International Trade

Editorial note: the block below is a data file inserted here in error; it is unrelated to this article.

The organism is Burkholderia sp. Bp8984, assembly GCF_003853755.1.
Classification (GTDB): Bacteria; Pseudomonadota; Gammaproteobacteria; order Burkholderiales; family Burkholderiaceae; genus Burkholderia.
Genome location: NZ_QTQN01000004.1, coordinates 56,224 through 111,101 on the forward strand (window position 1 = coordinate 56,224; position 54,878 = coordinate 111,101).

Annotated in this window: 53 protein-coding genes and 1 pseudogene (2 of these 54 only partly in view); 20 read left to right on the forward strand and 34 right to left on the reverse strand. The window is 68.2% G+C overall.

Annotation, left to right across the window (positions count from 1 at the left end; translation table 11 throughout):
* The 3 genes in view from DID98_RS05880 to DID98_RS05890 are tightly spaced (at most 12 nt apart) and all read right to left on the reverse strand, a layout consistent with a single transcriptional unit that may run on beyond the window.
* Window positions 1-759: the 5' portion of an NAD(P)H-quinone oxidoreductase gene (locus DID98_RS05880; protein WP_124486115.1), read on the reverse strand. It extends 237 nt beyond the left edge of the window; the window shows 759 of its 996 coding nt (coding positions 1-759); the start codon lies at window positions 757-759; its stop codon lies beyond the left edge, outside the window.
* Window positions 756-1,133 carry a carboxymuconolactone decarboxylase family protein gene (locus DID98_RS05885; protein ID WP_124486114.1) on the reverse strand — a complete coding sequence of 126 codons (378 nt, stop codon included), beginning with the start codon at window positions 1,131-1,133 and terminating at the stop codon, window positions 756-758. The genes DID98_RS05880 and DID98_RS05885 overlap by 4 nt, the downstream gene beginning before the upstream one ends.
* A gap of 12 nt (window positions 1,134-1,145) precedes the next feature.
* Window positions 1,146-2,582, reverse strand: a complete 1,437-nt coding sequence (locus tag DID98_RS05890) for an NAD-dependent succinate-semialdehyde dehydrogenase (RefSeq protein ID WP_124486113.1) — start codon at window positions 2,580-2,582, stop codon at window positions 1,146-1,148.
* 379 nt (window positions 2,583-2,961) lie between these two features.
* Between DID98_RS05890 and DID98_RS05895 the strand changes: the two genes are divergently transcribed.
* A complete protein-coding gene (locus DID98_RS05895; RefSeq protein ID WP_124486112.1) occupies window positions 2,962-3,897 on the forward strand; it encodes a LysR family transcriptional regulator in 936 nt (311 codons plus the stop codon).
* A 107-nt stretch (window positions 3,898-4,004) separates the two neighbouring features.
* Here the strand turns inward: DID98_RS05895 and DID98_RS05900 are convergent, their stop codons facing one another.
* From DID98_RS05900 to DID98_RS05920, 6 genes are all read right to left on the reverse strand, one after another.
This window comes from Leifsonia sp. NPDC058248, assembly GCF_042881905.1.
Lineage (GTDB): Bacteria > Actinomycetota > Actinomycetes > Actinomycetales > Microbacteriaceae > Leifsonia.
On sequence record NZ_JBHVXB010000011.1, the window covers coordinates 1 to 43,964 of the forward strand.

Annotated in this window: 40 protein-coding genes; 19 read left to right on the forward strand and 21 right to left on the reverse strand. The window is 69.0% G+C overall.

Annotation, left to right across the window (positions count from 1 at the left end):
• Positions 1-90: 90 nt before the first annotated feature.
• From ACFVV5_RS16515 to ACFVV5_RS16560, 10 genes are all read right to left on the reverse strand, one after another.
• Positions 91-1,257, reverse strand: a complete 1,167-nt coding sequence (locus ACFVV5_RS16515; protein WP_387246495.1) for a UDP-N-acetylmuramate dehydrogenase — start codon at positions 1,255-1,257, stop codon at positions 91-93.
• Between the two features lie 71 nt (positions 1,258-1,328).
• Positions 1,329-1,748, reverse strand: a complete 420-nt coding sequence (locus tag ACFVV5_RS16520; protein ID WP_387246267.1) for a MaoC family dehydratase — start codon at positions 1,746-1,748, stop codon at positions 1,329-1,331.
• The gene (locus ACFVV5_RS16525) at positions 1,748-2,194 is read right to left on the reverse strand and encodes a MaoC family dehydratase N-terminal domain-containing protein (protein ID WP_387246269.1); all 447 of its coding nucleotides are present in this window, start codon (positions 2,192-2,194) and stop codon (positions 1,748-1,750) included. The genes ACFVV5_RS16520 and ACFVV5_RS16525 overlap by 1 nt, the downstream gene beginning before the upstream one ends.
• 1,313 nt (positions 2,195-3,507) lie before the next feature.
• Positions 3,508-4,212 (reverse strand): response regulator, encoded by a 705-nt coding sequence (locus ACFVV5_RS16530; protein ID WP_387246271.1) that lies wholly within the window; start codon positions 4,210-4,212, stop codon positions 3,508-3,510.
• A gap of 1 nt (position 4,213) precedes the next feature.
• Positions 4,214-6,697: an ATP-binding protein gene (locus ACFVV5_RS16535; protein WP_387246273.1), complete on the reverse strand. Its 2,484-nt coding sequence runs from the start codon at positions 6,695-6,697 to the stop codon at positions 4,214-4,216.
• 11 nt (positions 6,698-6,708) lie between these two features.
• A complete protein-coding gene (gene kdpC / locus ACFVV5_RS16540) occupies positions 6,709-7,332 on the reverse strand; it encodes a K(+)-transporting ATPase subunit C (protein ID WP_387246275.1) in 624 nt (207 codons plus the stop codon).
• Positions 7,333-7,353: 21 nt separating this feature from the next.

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1. Introduction The escalating liberalization of international trade that occurred during the decades following World War II under the impulse of various multilateral agreements and organizations has brought about a dramatic change in the geographic scope of logistics and freight transportation systems. While new trade ties have emerged with East Asia, long-time trading partners such as the United States and European nations have also intensified their trade relationships, to the point that the European Union is the largest trading partner of the United States and this trade represents 4% of U.S. gross domestic product (BEA, 2010). The intensification of long-haul trade routes has reinforced the critical role of seaports, as gateways to economic spaces and as nodes on the global deep-sea liner shipping networks (Goss, 1990; Notteboom and Rodrigue, 2007; Trongzon and Sawant, 2007). A countervailing force has been that shipping lines have now become dominant actors in world trade because they operate at the global scale and often have the option to route their services through one of multiple seaports (Slack, 1993). As Slack (1993) puts it, “no longer can ports expect to attract shipping lines because they are natural gateways to rich hinterlands” (p. 581), and so is it with containerized freight shipping business. Patterns and processes of competition between seaports have changed and can be expected to remain quite dynamic in the face of fast-paced changing business environments (Meersman et al., 2010). The purpose of this chapter is to depict the state of inter-port competition from a multidimensional perspective. To this end, we adopt the framework of the “functional economic space” (Gatrell, 1983) whose genesis is to be found... ... middle of paper ... ...oi, M. (2003). Shippers’ Port and Carrier Selection Criteria in China: A Discrete Choice Analysis, Maritime Economics & Logistics, 5, 23-39. United States International Trade Commission. (2007). HTS: 2007-07-02 - Revision 2, Official Harmonized Tariff Schedule of the United States Annotated. http://www.usitc.gov/tata/hts/bychapter/_0702.htm, Accessed September 15, 2011. Trongzon, J.L., and Sawant, L. (2007). Port Choice in a Competitive Environment from the Shipping Lines’ Perspective. Applied Economics, 39, 447-492. Veldman, S.J., and Buckmann, E.H. (2003). A Model on Container Port Competition: An Application for the West European Container Hub-Ports. Maritime Economics & Logistics, 5, 3-22. Yan, J., and Thill, J.C. (2008). Visual Data Mining in Spatial Interaction Analysis with Self-organizing Maps. Environment and Planning B: Planning and Design, 36, 466-486.

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